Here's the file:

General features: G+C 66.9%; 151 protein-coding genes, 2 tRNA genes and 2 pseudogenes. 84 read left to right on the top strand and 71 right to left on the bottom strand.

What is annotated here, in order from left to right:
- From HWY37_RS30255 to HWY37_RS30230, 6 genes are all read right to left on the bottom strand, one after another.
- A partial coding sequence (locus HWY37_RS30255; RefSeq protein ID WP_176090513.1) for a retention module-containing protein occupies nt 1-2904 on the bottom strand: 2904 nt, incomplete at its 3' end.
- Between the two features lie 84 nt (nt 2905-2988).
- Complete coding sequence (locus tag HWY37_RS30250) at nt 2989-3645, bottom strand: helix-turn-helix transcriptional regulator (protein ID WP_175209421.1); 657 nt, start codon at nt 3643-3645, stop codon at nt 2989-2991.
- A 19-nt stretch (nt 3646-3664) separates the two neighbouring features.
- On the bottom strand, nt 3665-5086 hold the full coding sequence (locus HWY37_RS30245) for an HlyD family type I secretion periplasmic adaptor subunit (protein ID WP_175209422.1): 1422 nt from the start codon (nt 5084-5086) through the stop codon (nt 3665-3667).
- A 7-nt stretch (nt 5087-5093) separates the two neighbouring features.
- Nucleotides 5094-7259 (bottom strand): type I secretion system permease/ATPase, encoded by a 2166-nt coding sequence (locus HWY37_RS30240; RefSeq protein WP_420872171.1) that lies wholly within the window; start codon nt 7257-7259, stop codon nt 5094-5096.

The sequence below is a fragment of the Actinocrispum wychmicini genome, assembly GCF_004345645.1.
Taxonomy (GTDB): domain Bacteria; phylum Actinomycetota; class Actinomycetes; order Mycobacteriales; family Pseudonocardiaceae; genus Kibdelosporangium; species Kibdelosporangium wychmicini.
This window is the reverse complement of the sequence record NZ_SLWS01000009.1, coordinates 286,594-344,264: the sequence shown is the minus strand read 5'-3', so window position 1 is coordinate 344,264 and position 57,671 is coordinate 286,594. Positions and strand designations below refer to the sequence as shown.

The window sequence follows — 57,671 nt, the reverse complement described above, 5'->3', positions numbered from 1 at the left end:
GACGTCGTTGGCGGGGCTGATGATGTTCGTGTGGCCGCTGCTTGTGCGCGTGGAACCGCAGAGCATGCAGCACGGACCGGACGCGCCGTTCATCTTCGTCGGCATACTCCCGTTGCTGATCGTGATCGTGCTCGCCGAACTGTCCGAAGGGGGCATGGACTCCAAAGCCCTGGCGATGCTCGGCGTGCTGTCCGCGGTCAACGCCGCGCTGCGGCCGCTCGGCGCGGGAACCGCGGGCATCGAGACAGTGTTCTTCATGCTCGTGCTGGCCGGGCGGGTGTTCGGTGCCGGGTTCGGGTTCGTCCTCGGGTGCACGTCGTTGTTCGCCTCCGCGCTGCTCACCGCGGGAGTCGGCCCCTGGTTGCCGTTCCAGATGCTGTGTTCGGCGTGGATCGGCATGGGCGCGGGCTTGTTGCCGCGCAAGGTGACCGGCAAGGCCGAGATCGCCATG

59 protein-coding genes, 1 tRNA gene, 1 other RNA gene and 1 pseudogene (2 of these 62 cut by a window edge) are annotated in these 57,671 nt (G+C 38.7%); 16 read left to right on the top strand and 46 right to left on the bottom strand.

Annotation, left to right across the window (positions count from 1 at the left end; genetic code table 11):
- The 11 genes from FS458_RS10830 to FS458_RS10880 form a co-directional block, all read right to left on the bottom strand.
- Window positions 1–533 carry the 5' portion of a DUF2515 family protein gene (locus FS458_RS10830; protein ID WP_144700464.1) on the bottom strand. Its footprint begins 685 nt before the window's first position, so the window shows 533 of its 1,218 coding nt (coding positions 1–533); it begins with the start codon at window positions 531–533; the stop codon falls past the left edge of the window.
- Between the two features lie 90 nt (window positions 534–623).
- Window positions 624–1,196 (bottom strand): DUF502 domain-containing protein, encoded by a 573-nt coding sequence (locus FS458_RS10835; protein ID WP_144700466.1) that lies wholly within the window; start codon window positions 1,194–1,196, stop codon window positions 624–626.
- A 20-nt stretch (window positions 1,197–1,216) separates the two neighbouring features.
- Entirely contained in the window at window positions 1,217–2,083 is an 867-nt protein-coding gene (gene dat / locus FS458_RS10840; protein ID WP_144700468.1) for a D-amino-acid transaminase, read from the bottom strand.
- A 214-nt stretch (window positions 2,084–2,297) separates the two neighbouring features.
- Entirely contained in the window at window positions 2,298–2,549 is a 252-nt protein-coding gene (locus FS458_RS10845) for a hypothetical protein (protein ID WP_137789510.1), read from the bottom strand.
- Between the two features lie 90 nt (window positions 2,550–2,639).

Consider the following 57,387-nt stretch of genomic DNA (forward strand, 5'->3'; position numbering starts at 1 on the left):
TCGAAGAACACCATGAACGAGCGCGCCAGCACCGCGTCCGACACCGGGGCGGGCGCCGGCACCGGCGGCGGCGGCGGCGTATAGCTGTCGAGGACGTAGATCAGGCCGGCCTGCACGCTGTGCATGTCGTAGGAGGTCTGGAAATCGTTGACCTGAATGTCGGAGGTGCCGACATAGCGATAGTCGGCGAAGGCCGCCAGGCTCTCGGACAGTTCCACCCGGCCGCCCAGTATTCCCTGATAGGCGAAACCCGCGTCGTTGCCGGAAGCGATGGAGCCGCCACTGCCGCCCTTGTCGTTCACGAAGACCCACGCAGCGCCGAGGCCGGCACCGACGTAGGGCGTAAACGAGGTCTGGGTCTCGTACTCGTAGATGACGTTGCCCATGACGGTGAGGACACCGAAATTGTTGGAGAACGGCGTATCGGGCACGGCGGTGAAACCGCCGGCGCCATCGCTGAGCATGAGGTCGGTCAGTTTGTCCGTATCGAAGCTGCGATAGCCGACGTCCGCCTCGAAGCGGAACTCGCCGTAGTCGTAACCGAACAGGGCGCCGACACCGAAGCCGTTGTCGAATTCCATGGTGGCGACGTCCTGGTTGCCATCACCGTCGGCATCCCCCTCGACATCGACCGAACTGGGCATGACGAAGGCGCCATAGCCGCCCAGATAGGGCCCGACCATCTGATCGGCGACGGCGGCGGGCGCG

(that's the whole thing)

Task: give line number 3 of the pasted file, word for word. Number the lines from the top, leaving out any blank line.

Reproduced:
- From HWY37_RS30255 to HWY37_RS30230, 6 genes are all read right to left on the bottom strand, one after another.